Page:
book by Blake Edwards revisions by Thom Southerland lyrics by Leslie Bricusse music by Henry Mancini.
Southwark Playhouse (The Vault) Shipwright Yard corner of Tooley Street and Bermondsey Street SE1 2TF To 15 December 2012
Mon–Sat 7.30 pm Mat Sat 3pm.
Runs 2hr 30min One interval.
TICKETS: 0207 407 0234.
Review: William Russell 1 November.
Anything but a drag.
Thom Southerland’s production of this Julie Andrews vehicle – the Broadway show in which she starred was based on her last decent movie for her husband Blake Edwards – is slickly performed and beautifully staged, although at times the plot does lose focus.
Southerland has apparently tampered with the book; there seems to be rather more emphasis on homosexuality than one remembers from the film in the dialogue and the plot sometimes gets lost in the goings on.
As Victoria Grant, the down-and-out English soprano in Paris who discovers she can become a star as a man impersonating a woman, Anna Francolini rises to the challenge and her big numbers are quite dazzling, but she has been landed with a truly terrible short hair wig which sabotages her performance. She never looks like a man when pretending to be Victor, just a wee woman in need of a trip to the hairdresser.
This is a pity because it destroys the delicious predicament of the butch Chicago nightclub owner, King Marchand, nicely done by Matthew Cutts, who falls for Victor. Since Francolini is a woman all the time his falling in love with a man, shock, horror, has to be taken on trust.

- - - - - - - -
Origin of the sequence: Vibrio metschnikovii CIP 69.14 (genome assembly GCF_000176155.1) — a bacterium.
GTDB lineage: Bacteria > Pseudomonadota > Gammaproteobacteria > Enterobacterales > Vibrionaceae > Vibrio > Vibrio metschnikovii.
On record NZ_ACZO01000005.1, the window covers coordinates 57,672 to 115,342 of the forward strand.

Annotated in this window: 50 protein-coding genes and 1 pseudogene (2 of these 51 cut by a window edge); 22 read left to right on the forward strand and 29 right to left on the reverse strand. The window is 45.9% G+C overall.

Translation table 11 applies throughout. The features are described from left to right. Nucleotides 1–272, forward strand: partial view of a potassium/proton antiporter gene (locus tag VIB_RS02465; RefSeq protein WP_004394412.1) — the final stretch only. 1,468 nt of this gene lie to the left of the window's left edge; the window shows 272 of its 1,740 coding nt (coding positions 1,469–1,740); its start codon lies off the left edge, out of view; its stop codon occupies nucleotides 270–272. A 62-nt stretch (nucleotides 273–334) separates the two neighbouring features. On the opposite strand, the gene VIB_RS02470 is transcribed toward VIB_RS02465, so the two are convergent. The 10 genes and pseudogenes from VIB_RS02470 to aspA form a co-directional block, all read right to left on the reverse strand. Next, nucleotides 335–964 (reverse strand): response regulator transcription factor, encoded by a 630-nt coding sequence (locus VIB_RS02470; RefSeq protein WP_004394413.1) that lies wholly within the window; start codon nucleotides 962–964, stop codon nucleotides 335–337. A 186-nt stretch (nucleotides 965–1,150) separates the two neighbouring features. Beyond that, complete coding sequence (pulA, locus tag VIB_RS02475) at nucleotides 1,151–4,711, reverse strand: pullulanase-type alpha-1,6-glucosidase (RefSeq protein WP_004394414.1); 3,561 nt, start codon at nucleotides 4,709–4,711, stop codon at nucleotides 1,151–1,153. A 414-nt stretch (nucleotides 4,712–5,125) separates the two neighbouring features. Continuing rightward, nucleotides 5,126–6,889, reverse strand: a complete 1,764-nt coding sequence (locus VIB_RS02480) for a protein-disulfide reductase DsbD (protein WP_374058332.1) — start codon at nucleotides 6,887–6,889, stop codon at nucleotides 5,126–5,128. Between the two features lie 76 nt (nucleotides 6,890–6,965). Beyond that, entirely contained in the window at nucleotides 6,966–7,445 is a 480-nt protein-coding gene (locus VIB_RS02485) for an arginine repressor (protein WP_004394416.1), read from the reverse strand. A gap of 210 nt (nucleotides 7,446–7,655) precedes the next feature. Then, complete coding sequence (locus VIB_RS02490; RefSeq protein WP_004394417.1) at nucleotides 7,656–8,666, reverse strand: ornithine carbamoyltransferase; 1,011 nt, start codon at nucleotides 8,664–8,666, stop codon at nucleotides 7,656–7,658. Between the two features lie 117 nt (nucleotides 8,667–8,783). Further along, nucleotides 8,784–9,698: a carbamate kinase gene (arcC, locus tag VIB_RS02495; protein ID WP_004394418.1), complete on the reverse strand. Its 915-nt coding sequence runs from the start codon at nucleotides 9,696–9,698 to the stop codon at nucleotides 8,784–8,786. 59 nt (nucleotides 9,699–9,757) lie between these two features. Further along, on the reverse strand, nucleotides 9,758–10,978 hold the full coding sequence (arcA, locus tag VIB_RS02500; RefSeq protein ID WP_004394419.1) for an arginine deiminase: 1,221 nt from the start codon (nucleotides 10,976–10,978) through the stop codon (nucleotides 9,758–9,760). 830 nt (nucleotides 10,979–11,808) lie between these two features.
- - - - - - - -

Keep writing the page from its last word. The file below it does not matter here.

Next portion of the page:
Richard Dempsey as Toddy, the gay cabaret artist who befriends Victoria, has a whale of a time, although he is possibly not quite as louche as the role demands. Yet he certainly has the legs for his final appearance – why the last moment does not go to Victoria is odd given that the musical was created to showcase Andrews.
The ensemble are terrific in the dance routines, Jean Perkins is a comic delight as a series of old bags, and Kate Nelson – King’s floozie Norma – does her dumb blonde broad Chicago Illinois number beautifully. It is not a classic musical – Mancini’s score is serviceable rather than memorable – but if it had to be revived this is about as good as it gets. Except for that wig and the awful ill fitting tails the men get to wear.
Victoria Grant: Anna Francolini.
Caroll “Toddy” Todd: Richard Dempsey.
King Marchand: Matthew Cutts.
Norma Cassidy: Kate Nelson.
“Squash” Bernstein: Michael Cotton.
Henry Labisse: Ashley Knight.
Andrew Cassell: Mark Curry.
Hotel Manager/Choreographer/ Sal Andretti: Dafydd Gwyn Howells.
Simone Calisto/Waitress/ Miss Selma/Chambermaid/Renee: Jean Perkins.
Restaurant Manager/Agent/Dancer/Inspector/ Ensemble: Luke Johnson.
Cosmetics President/ Ensemble: Natalie Kent.
Prostitute/Ensemble: Amira Matthews.
Richard/Dancer/Ensemble: Matthew Pennington.
Dancer/ Call Boy/ Stage Manager/ Ensemble: Nick Stuart.
Director: Thom Sutherland.
Designer/Costume: Martin Thomas.
Lighting: Howard Hudson.
Sound: Andrew Johnson.
Musical Director: Joseph Atkins.
Choreographer: Lee Proud.
Hair/Wig/Make-up Designer: Jessica Keil.